As such, some say that this will put EU companies at a competitive disadvantage to their Swiss and Bermudian rivals, which will continue to enjoy the same capital flexibility as before. However, it appears that regulators from around the world are increasingly hunting in packs, and reforms in one territory are more often than not now mirrored elsewhere. The challenge for reinsurers is to look at how they too can speak with one voice and ensure that new regulation reflects the distinctive characteristics of their industry and its pivotal place in the economy.
The directive is only a start, and a more proactive, risk-based capital management framework for insurers is being developed (Solvency II). The UK's Financial Services Authority is already pioneering what is likely to be a model for this eventual EU-wide regime, requiring firms to make their individual capital assessment from the start of 2005. While many of the larger international reinsurers have already led the way in the development of such capabilities, some smaller firms may find this a challenge.
As many reinsurers have demonstrated, improved risk/capital evaluation can enhance the basis for decision-making and help to target investment where it can earn its best return. The practical advantages of such capabilities are likely to come to the fore in identifying what could be the marginal differences between profit and loss in the coming downturn. In the longer term they can help reinsurers to respond to a new set of emerging threats and opportunities.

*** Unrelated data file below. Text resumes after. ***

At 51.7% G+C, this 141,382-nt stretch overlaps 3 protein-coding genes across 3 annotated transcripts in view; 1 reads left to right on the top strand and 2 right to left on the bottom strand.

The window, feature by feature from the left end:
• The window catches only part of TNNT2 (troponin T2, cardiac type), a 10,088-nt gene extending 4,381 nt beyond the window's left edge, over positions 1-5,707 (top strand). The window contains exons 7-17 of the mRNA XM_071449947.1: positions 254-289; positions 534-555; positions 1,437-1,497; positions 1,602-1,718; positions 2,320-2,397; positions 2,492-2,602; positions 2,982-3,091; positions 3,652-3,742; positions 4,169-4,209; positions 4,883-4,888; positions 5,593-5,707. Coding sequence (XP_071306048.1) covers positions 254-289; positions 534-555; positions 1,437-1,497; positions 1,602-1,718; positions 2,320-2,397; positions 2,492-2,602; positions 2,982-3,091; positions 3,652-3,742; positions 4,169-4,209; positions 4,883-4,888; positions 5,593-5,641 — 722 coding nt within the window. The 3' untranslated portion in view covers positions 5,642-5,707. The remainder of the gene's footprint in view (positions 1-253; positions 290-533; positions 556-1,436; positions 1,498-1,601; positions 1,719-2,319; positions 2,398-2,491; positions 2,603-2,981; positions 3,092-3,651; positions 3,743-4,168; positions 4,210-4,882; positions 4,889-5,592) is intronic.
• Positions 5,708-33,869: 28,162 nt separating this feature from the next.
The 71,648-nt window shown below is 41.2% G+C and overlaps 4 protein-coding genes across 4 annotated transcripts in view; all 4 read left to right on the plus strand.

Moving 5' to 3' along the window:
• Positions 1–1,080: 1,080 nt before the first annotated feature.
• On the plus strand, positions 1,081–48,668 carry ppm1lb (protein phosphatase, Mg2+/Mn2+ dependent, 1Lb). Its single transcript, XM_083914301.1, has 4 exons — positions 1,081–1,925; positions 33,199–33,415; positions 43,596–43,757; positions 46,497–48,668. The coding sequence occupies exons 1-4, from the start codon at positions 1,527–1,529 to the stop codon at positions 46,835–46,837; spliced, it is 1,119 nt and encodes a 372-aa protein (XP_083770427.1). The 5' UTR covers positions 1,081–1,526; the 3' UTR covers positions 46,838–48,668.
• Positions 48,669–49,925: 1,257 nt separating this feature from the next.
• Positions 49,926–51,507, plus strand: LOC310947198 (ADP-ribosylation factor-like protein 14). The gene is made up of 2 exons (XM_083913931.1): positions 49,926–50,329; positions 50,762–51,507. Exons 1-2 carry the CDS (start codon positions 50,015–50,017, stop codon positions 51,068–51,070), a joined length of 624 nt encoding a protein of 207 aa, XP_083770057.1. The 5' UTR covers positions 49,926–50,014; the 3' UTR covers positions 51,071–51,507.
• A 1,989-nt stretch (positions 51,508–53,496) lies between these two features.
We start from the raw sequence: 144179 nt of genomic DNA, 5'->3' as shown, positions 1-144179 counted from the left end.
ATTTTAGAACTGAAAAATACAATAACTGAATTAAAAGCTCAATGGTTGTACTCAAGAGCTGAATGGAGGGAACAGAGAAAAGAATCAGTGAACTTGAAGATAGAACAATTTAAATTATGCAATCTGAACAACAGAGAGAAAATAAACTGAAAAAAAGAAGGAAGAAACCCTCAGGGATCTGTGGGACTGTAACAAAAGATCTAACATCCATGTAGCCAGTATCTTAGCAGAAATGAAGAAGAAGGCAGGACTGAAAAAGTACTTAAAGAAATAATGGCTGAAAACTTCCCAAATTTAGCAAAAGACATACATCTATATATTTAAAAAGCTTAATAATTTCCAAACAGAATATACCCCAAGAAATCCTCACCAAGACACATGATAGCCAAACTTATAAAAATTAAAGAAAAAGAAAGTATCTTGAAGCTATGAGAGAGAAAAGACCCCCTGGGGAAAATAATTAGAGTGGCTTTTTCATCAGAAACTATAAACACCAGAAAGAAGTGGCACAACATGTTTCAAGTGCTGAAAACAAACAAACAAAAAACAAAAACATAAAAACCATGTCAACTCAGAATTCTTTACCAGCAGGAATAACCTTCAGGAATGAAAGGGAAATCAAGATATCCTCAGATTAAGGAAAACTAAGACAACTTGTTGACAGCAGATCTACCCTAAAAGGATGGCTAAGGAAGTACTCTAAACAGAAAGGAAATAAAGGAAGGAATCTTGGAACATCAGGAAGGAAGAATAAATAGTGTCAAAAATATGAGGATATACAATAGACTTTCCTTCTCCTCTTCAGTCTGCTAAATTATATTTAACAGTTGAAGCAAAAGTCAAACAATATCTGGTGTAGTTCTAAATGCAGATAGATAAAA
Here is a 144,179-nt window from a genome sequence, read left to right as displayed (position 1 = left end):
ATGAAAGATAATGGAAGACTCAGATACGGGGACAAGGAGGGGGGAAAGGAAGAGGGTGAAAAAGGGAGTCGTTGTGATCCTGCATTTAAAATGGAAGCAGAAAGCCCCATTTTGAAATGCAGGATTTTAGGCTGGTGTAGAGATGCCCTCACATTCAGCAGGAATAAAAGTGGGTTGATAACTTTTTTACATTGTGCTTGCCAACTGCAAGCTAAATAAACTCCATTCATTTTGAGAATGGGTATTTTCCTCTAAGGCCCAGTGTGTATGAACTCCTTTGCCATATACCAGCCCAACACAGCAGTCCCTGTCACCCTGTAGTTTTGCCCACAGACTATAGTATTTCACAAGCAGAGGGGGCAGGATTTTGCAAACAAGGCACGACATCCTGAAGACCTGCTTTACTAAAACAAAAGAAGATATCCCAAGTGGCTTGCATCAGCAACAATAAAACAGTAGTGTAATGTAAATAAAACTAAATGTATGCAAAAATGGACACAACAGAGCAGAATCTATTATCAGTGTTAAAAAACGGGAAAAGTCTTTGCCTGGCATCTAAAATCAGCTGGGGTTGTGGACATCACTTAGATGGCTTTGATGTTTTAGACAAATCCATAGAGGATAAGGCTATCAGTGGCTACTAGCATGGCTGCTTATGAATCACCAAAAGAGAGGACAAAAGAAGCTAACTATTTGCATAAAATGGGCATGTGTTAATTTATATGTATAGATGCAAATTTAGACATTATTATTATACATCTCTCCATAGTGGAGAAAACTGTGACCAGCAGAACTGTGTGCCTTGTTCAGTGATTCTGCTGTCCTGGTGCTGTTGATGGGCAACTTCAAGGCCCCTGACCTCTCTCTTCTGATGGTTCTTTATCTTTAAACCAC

In particular, obesity is fast overtaking smoking as the biggest cause of preventable death in much of the developed world and is now the focus of a series of class actions. Value at risk measures can help reinsurers and their clients to gauge the true extent of their liabilities, some of which may stretch back many years. They can also help companies to design effective and competitively priced protection. Ultimately, they could provide a valuable aid to creativity as organisations seek to develop new products covering new risks that push back the boundaries of commercial insurability. The pioneering of terrorism cover by Bermudian reinsurers exemplifies the qualities of innovation within the industry.
The uses of adversity
Rating, reserving and regulatory pressures mean that 2005 will be a testing year for the reinsurance industry. Yet they also offer leading companies an opportunity to demonstrate their ability to sustain profitability in a downturn, respond positively to change and ultimately enhance shareholder value.